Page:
There’s something very distinct about the taste of food when it’s eaten outside. A simple ham and cheese sandwich with some potato chips enjoyed with salty hands on the deck of a boat. A baguette with some cheese and prosciutto consumed during a long hike. And our personal favorite – anything cooked over a fire.
One of the things that drew me to Romano’s AirBnB was the fact that it had a fire pit. As soon as I showed Mike the listing, we agreed we needed to make use of this amazing option for our meal planning.
After getting a better sense of the fresh food options during the first couple of days, we decided to make use of the fire pit on our last night on Vis. We wanted to soak up as much of Vis’ tranquility as possible before our departure from the island. This would ultimately become the epic experience known to us as the Vis Fish Day (VFD).
The night prior to the VFD, Romano invited us for a drink at his home – one of our favorite experiences while on Vis. He warmly and gregariously welcomed us into his living room and poured us each a drink from a dark wine bottle labeled “POISON!”…wait, what?? He explained that he added this label so that his father-in-law wouldn’t drink up his cherished and limited supply of homemade liquor…clever! (Assuming that’s true. If not, welp, it’s been a great ride!). While we sipped the very sweet but delicious poison, we discussed geography and US politics (at the time we had a very different prediction vs. the now current state of affairs), his family life on the island, Croatian history, and his path toward owning his construction business and Airbnb listing.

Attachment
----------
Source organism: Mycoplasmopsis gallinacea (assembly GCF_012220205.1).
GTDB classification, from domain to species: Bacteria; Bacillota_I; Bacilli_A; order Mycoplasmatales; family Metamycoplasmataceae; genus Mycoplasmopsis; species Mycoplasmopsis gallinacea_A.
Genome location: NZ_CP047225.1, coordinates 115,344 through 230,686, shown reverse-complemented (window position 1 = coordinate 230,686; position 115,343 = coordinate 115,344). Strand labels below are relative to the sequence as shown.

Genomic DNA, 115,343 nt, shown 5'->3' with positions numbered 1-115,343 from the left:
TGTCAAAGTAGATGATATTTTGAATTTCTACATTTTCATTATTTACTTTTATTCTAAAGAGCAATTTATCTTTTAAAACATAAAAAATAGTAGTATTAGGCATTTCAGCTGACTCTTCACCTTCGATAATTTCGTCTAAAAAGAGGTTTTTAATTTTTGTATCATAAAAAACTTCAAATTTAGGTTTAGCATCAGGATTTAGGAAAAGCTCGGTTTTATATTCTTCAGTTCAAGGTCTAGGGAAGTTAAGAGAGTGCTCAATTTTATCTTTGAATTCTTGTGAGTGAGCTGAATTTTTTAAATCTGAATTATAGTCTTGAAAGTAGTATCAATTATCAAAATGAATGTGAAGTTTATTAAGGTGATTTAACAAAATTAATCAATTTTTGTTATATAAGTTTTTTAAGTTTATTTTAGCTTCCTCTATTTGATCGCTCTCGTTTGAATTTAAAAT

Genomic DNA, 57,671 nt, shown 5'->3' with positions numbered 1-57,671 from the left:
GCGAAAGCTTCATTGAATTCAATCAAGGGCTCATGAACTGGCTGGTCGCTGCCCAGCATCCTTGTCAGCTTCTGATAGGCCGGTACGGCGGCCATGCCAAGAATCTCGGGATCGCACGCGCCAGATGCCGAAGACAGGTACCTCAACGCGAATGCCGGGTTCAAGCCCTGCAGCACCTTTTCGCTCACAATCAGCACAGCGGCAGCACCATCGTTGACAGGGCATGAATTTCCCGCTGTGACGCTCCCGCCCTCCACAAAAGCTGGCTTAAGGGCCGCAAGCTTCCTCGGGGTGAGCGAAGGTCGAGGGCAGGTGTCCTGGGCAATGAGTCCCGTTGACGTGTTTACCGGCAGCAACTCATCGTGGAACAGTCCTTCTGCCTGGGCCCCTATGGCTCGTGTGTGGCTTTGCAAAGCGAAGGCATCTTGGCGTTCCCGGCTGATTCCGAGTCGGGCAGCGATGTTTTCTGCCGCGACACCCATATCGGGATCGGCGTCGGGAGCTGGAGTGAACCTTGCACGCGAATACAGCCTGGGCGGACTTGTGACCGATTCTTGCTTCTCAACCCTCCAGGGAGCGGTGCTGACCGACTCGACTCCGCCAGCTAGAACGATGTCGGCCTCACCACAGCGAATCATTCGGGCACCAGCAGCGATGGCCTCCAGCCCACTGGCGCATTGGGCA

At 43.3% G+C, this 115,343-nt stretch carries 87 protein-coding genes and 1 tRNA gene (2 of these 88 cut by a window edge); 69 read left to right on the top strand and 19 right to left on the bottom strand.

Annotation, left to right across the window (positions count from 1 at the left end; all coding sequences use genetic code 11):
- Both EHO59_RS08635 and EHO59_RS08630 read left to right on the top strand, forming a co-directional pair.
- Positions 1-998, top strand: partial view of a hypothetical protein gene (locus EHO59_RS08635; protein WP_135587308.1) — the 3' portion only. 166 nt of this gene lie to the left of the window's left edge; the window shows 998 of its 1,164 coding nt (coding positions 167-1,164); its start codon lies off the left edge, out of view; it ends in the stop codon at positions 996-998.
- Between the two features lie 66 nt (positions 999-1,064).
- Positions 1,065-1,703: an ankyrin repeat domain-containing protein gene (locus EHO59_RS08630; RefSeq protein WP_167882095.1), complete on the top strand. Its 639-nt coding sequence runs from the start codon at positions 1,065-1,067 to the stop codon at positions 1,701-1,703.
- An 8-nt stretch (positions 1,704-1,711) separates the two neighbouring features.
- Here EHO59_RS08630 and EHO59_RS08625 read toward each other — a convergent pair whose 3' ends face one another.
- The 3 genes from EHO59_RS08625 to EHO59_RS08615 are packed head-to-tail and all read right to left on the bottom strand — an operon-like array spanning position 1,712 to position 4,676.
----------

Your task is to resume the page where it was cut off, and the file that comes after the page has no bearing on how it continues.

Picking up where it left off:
Mike mentioned to Romano that we’d like to cook over the fire pit back at the house, and asked where on the island we should buy fish. Apparently a fish market does technically exist, but fresh fish regularly does not make it to the actual market. Instead, locals know to wait at the docks for fishing boats to return from the previous night’s jaunt and buy directly from the fishermen. Much of the fish that does make it to the actual market has been picked over, and is then up-charged for tourists like us. He told us that we should wake up very early, head down to the docks in Komiža, wait until we see a boat that looks like it’s coming in with a catch, and approach the fishermen directly. Sounded simple enough?
The next morning, we awoke before sunrise, scrambled to get dressed and have some coffee, and headed out for Komiža. On the way, we ran into Romano coming by to tell us that he had heard through the grapevine that no fresh fish would be coming into Komiža that morning. Instead, we should still try going to Vis’ town center with the same approach.
With very little idea of what or who we were actually looking for, we parked in the center of town. Trying to look as casual as possible (and thus looking totally suspicious / shady / lost) we wandered up and down the docks looking for a fishing boat that might sell us the goods. After ten minutes of meandering, we concluded that we were either too late or too early. So, may as well get some more coffee.
On our way over to a café on the waterfront, we noticed an older gentleman weighing fish in the back of his car. I nudged Mike and motioned for him to approach the man, having no idea whether he was actually selling fish, what the protocol is for buying fish off of strange men standing in a parking lot, if this was perhaps an undercover cop from the environmental police here to bust some tourists for illegal procurement of contraband fish, or if this guy even spoke English.